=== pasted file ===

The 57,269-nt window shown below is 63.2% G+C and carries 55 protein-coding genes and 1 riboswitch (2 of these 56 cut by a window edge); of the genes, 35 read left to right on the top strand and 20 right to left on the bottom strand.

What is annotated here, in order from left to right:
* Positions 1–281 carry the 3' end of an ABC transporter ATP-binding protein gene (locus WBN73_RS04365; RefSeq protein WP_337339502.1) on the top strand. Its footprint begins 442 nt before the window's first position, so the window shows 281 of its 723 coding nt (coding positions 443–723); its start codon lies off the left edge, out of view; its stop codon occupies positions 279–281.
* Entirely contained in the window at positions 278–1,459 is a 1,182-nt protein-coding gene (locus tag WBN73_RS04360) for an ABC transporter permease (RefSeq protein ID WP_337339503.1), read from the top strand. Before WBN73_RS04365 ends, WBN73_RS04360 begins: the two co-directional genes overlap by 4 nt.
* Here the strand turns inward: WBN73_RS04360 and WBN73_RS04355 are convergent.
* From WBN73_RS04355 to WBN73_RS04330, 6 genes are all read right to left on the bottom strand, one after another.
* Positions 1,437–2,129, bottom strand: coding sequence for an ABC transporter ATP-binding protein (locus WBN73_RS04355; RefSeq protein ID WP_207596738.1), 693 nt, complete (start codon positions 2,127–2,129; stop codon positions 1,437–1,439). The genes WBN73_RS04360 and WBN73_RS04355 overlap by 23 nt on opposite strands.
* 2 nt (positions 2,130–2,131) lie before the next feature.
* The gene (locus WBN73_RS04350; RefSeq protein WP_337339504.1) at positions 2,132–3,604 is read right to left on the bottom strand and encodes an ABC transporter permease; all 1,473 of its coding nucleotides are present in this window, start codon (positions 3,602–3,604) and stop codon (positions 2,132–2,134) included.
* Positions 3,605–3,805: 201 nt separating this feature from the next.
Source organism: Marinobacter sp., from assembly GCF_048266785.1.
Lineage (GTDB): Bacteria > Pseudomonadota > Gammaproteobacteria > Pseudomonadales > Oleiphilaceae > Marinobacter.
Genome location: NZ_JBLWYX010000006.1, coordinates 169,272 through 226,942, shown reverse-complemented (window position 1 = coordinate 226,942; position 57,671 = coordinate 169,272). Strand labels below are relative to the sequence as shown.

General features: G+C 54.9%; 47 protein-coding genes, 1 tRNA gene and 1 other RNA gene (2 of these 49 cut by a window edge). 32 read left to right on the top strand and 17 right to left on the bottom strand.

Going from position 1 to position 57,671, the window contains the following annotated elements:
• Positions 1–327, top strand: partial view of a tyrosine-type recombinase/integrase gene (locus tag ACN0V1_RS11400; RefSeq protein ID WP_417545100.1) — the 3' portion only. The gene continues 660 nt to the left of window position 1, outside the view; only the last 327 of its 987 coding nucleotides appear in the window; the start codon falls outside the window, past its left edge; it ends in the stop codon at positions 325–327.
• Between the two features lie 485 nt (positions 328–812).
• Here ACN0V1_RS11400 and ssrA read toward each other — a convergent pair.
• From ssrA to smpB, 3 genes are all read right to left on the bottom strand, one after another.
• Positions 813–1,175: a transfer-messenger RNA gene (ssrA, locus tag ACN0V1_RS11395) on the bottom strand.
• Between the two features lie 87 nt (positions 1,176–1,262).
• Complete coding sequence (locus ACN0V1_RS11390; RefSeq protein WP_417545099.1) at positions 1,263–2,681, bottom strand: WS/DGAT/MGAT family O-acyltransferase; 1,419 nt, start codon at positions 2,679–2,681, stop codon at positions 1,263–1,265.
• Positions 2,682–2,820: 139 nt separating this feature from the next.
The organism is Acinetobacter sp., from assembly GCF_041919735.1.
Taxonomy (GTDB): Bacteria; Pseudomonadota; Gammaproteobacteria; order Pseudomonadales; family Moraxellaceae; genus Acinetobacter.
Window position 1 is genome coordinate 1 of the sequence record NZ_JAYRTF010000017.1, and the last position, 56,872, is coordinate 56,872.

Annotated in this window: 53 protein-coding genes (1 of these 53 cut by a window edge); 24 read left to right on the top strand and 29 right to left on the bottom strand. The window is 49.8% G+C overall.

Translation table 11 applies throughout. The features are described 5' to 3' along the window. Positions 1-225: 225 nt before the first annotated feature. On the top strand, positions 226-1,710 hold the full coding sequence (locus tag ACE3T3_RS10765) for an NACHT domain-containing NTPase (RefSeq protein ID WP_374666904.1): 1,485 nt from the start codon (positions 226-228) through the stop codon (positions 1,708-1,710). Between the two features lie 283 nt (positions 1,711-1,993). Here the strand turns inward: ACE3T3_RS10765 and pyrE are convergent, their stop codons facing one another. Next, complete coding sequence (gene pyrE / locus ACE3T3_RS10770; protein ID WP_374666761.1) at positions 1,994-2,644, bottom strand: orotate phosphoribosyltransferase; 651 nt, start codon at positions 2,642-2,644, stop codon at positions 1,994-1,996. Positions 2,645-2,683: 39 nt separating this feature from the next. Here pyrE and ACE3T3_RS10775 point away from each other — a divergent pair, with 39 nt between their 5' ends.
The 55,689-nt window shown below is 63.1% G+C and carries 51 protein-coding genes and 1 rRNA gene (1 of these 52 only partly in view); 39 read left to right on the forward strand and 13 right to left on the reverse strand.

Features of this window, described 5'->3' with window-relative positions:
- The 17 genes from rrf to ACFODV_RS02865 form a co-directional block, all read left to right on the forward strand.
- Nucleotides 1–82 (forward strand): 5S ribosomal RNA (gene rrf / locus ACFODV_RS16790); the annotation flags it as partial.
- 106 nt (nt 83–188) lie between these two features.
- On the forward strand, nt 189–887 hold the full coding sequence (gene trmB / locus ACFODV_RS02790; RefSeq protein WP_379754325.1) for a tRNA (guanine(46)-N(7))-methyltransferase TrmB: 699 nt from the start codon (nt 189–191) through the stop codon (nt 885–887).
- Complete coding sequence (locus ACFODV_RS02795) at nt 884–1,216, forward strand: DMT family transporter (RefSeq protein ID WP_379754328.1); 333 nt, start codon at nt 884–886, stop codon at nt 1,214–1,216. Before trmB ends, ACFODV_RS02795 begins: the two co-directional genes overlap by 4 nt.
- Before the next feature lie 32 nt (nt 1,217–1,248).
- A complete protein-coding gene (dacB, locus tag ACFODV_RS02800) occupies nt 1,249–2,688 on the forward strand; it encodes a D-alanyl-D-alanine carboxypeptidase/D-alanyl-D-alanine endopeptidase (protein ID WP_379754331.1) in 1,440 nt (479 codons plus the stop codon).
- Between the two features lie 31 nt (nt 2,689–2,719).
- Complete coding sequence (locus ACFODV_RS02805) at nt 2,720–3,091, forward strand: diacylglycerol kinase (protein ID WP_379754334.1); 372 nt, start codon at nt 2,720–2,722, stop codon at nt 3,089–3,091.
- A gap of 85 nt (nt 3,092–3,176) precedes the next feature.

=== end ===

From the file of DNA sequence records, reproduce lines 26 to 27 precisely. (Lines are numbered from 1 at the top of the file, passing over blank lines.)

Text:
Window position 1 is genome coordinate 1 of the sequence record NZ_JAYRTF010000017.1, and the last position, 56,872, is coordinate 56,872.

Annotated in this window: 53 protein-coding genes (1 of these 53 cut by a window edge); 24 read left to right on the top strand and 29 right to left on the bottom strand. The window is 49.8% G+C overall.